This is a comprehensive guide to Lake Bled, Bled, Slovenia
Originally published 15 Mar 2019. Updated 16 Oct 2019
Bled attracts visitors of all ages, interests and tastes. While many arrive in organised groups, increasingly large numbers come independently for a day, a weekend, a week and sometimes even longer. In 2017 there were 1 million overnight stays in this small town.
This is from the 2018 edition be advised that some information may be a little out of date. You can download the PDF from this page.
Try to make more than a quick visit to Lake Bled
Some people see Bled as a short stopover, just a few hours to visit to the castle, take a short voyage on a pletna to explore the Bled Island, perhaps do a circuit of the lake in a horse drawn carriage. Some only get a snapshot by arriving in coaches to spend a very short time.
This guide is aimed at all and any of those people. Whether you spend an afternoon or a week in Bled, this book aims to help you find the best, the hidden and the most exciting aspects of the town whether that be food, drinks, activities, entertainment or sights.
I mainly speak directly to the reader and assume you are – even in an organised group – “independent”; that is, you decide what you want to do and where you want to go, are happy to explore something new and don’t mind a few words of advice from people who have been before you and are now coming back.
To that end, we travel together and independently.
“Every morning, I walk around the lake to my office. Bled is my hometown, but I admire its beauties everyday even more.”
Lea Ferjan – Bled Culture Institute
INTRODUCTION to 2018 Edition
The Culture of Bled
Bled is an important part of Slovenia’s heritage – the lake, the castle, the island, the pletna and even Bled cream cake. Nearby Radovljica is the home of the museum to the Carniolan Honey Bee an important aspect of the country’s culture and heritage.
Many of the events held each year also reflect the heritage. Classical music is celebrated during Festival Bled each summer. The festival of the accordion, (an instrument crucial to much music in the region beyond Slovenia) is held at the beginning of May.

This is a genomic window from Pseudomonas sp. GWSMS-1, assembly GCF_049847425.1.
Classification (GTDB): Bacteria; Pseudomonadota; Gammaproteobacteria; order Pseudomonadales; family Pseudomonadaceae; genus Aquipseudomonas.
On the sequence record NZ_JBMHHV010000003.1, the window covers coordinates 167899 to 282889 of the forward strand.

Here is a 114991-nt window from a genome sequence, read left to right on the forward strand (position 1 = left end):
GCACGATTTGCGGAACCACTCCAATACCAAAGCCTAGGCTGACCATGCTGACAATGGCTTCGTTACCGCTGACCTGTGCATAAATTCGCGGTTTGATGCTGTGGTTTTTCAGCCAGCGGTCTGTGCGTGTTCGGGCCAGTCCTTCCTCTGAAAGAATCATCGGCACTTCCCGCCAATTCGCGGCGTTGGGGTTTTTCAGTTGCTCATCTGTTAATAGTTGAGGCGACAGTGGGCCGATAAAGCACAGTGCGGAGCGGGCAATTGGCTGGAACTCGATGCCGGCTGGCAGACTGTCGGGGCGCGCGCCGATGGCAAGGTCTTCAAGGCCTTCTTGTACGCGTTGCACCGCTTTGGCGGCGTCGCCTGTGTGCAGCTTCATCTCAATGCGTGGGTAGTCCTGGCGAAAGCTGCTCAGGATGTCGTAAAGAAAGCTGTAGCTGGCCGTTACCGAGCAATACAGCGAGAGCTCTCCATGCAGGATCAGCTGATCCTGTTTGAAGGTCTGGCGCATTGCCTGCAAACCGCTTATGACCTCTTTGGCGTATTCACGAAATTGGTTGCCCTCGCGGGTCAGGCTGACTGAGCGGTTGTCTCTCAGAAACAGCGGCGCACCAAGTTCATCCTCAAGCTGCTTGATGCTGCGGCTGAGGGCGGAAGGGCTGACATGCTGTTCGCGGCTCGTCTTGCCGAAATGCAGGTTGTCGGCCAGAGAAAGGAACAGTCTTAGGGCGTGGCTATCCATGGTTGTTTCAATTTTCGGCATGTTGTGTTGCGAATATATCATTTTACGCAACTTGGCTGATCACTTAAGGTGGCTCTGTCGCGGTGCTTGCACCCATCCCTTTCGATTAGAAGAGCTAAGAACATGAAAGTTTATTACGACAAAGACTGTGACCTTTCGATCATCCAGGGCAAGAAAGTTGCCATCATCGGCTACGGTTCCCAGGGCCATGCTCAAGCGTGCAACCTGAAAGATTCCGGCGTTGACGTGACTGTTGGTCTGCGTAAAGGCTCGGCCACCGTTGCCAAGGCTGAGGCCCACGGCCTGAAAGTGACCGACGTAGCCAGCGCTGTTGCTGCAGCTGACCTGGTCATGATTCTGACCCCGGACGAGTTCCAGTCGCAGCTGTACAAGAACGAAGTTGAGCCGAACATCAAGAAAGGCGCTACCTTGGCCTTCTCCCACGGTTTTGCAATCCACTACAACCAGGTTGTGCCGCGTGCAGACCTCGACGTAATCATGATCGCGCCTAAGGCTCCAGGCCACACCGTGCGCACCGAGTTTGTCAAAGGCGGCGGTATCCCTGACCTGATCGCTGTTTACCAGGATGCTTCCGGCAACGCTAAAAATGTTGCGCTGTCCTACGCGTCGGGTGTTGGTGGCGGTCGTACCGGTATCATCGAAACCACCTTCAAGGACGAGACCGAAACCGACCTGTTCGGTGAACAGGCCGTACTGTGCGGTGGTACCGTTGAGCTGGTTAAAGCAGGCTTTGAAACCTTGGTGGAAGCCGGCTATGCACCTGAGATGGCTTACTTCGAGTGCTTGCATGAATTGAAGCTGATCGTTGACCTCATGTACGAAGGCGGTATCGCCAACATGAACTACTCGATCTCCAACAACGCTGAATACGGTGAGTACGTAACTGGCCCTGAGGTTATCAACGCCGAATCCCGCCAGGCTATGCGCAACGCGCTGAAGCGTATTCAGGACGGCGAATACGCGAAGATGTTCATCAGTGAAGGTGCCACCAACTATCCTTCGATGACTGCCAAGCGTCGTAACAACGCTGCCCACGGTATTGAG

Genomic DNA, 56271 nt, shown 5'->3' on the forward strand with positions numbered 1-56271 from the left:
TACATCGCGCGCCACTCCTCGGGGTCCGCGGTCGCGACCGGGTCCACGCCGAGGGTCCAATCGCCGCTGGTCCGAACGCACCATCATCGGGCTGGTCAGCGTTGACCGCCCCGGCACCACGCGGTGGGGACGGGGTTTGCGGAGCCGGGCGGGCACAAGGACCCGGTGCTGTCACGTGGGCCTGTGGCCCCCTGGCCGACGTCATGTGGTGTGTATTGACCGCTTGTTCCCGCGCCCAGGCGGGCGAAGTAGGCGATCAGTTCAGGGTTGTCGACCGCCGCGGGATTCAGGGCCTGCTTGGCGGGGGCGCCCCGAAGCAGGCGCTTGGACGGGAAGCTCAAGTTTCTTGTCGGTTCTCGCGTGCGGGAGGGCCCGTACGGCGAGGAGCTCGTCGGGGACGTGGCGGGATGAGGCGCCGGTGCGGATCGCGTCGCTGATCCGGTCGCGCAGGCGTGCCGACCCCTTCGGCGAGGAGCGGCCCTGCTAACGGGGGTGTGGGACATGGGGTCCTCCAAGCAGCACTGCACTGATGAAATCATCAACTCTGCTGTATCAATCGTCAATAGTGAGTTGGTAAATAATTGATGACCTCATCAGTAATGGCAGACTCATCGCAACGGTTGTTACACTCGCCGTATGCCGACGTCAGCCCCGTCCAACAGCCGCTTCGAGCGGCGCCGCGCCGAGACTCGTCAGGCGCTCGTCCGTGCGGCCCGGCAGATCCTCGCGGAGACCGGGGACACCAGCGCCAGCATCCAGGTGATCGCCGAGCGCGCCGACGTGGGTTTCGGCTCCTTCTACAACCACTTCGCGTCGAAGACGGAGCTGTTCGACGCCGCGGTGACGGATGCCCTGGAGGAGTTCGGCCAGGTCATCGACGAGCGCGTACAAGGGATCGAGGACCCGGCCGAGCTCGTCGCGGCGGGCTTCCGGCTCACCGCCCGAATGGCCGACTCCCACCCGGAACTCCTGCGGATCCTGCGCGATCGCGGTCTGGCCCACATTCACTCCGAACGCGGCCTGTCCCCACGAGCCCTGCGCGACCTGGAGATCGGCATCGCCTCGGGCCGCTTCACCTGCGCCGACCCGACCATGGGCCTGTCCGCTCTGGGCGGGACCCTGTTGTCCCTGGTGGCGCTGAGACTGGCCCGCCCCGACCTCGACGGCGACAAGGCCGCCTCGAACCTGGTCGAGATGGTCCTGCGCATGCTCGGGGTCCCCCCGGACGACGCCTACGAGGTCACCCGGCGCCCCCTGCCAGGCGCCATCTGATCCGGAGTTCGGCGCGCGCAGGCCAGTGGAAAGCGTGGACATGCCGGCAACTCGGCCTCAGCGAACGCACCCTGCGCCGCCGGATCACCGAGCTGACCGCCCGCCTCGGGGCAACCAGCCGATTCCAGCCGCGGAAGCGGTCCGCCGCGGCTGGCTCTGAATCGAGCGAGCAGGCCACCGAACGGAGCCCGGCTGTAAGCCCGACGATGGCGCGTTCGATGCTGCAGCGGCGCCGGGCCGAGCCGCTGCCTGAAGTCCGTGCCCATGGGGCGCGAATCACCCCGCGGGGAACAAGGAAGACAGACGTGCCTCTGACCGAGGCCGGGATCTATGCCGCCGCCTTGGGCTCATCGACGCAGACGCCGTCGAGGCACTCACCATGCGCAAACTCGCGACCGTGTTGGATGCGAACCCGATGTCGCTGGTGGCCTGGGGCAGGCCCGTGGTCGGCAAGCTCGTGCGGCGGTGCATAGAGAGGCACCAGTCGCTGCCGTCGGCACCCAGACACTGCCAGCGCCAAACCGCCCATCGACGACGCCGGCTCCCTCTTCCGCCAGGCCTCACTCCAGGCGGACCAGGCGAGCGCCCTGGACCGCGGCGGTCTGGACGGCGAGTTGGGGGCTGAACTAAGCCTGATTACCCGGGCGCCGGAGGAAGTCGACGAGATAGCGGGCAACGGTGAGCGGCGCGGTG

And of course the Okarina Festival which is approaching its 30th birthday is a highlight of the summer and an annual focus on world music and ethno beats.
These are only a few of the highlights- Sporing events include running, rowinging and skiing. There are several food events every year including Taste of Bled menus each summer and so many other occasions, big and small.
The National Poet
There are many other cultural attributes that can be associated with Bled including the national poet Prešeren who described the region in the epic poem The Baptism at The Savica where he writes about the waves surrounding the island and the pilgrims on their journey. He talks about the snow-capped mountains in the background, the castle, the fields in summer and ends by saying
“The land of Carniola does not have a more beautiful place,
when surrounded by this, the image of paradise.
Here the original
Tje na otok z valovami obdani,
v današnjih dnevih božjo pot Marije;
v dnu zad stojé snežnikov velikani,
poljá, ki spred se sprósti, lepotije
ti kaže Bléški grad na levi strani,
na desni griček se za gričam skrije.
Dežela kranjska nima lepšga kraja,
ko je z okolšno ta, podoba raja.
(By the way, Prešeren uses the work Kranjska, others say Carniola, I usually – but not always say Gorenjska. All three are appropriate.)
The Prešeren House
The Prešeren House is in the village of Vrba in the Municipality of Žirovnica about an hour’s walk from Bled, or 10 minutes by car and bus. France Prešeren was born here in 1800. You can visit most days; it is closed on Mondays. His home and work place in Kranj, Prešernova hiša, is in the old town near the tourist information centre at Prešernova ulica 7, 4000 Kranj. Phone: 386 51 615 388
For a translation of the poem and more about Prešeren go to the website www.preseren.net
More about bees and beekeeping
From 2018 onwards, the United Nations will recognise 20 May each year as World Bee Day. It has taken three years’ work to convince the UN of the importance of beekeeping (or apiculture). The campaign was led by Slovenia where one in every 200 people is a beekeeper. The official word came just before Christmas 2017 when an official government announcement said, “Slovenia sees this confirmation of its efforts above all as an obligation to do even more to protect bees and to be even more active in ensuring biodiversity.”
The importance of beekeeping and the influence of bees to all our environment is only just being understood. This part of Slovenia is the home of the Carniolan honey bee the second most common bee species in the world. The Museum of Apiculture is in Radovljica, has a very impressive collection of historic painted beehive panels depicting images from the life at the foot of the Alps. Some are well over 100 years old. There are beehives in the shape of a giant man and a doll’s house. Radovljica with its tiny but beautiful old town is 10 minutes from Bled by bus.
Throughout this book there are many examples of Slovenian culture; music, wine, food and festivals. Yet Slovenia’s most important cultural asset is the people. Almost always friendly – there are a few exceptions anywhere in the world – almost always interested in you, where you came from, that you think of Slovenia, excited (well, usually amused) if you try to speak Slovenian.
Slovenes especially people in Carniola are cultured, they enjoy the outdoors, they are very family focused. If you engage with them, they usually will engage with you.
When that happens you really enjoy the country.